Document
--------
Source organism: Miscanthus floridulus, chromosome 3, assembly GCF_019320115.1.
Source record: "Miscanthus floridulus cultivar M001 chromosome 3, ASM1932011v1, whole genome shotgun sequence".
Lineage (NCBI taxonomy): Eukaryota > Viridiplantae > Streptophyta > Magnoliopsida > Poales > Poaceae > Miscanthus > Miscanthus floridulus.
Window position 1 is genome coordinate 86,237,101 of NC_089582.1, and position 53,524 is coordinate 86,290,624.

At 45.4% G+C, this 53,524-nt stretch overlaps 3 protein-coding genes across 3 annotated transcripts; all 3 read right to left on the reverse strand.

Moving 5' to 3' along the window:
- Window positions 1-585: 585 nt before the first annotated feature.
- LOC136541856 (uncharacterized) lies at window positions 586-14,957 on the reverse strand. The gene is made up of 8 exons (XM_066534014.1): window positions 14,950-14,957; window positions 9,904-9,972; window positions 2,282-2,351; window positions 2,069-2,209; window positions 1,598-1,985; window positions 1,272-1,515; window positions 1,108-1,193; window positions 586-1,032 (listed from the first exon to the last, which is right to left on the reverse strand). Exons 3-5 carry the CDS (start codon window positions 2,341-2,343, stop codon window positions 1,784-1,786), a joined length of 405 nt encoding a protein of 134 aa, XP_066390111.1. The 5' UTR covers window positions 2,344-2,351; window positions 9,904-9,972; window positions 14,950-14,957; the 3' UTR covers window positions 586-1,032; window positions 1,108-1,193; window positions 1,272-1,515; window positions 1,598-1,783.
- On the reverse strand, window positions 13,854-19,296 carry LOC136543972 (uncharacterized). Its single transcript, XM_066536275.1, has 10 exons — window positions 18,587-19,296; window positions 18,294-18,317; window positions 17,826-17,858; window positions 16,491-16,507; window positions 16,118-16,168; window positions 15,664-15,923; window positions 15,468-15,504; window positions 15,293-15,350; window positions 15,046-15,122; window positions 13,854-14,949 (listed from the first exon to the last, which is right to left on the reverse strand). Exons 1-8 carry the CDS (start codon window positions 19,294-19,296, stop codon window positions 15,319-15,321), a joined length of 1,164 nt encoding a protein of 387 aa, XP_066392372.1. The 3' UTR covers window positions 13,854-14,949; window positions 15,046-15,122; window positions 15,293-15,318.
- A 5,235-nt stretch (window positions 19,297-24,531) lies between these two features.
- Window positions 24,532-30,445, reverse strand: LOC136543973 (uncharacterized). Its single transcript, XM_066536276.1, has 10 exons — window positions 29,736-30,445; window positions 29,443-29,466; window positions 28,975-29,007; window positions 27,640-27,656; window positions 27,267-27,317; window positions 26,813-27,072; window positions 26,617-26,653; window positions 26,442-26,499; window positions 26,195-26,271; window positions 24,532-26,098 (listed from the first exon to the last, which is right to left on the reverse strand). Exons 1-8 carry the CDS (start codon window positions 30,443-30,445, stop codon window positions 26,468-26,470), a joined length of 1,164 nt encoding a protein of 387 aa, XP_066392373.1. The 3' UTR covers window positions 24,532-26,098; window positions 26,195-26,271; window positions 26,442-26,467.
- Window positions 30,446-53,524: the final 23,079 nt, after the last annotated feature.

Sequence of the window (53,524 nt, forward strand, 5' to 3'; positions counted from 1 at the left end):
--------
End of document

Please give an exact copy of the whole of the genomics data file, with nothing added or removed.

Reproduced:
Source organism: Miscanthus floridulus, chromosome 3, assembly GCF_019320115.1.
Source record: "Miscanthus floridulus cultivar M001 chromosome 3, ASM1932011v1, whole genome shotgun sequence".
Lineage (NCBI taxonomy): Eukaryota > Viridiplantae > Streptophyta > Magnoliopsida > Poales > Poaceae > Miscanthus > Miscanthus floridulus.
Window position 1 is genome coordinate 86,237,101 of NC_089582.1, and position 53,524 is coordinate 86,290,624.

At 45.4% G+C, this 53,524-nt stretch overlaps 3 protein-coding genes across 3 annotated transcripts; all 3 read right to left on the reverse strand.

Moving 5' to 3' along the window:
- Window positions 1-585: 585 nt before the first annotated feature.
- LOC136541856 (uncharacterized) lies at window positions 586-14,957 on the reverse strand. The gene is made up of 8 exons (XM_066534014.1): window positions 14,950-14,957; window positions 9,904-9,972; window positions 2,282-2,351; window positions 2,069-2,209; window positions 1,598-1,985; window positions 1,272-1,515; window positions 1,108-1,193; window positions 586-1,032 (listed from the first exon to the last, which is right to left on the reverse strand). Exons 3-5 carry the CDS (start codon window positions 2,341-2,343, stop codon window positions 1,784-1,786), a joined length of 405 nt encoding a protein of 134 aa, XP_066390111.1. The 5' UTR covers window positions 2,344-2,351; window positions 9,904-9,972; window positions 14,950-14,957; the 3' UTR covers window positions 586-1,032; window positions 1,108-1,193; window positions 1,272-1,515; window positions 1,598-1,783.
- On the reverse strand, window positions 13,854-19,296 carry LOC136543972 (uncharacterized). Its single transcript, XM_066536275.1, has 10 exons — window positions 18,587-19,296; window positions 18,294-18,317; window positions 17,826-17,858; window positions 16,491-16,507; window positions 16,118-16,168; window positions 15,664-15,923; window positions 15,468-15,504; window positions 15,293-15,350; window positions 15,046-15,122; window positions 13,854-14,949 (listed from the first exon to the last, which is right to left on the reverse strand). Exons 1-8 carry the CDS (start codon window positions 19,294-19,296, stop codon window positions 15,319-15,321), a joined length of 1,164 nt encoding a protein of 387 aa, XP_066392372.1. The 3' UTR covers window positions 13,854-14,949; window positions 15,046-15,122; window positions 15,293-15,318.
- A 5,235-nt stretch (window positions 19,297-24,531) lies between these two features.
- Window positions 24,532-30,445, reverse strand: LOC136543973 (uncharacterized). Its single transcript, XM_066536276.1, has 10 exons — window positions 29,736-30,445; window positions 29,443-29,466; window positions 28,975-29,007; window positions 27,640-27,656; window positions 27,267-27,317; window positions 26,813-27,072; window positions 26,617-26,653; window positions 26,442-26,499; window positions 26,195-26,271; window positions 24,532-26,098 (listed from the first exon to the last, which is right to left on the reverse strand). Exons 1-8 carry the CDS (start codon window positions 30,443-30,445, stop codon window positions 26,468-26,470), a joined length of 1,164 nt encoding a protein of 387 aa, XP_066392373.1. The 3' UTR covers window positions 24,532-26,098; window positions 26,195-26,271; window positions 26,442-26,467.
- Window positions 30,446-53,524: the final 23,079 nt, after the last annotated feature.

Sequence of the window (53,524 nt, forward strand, 5' to 3'; positions counted from 1 at the left end):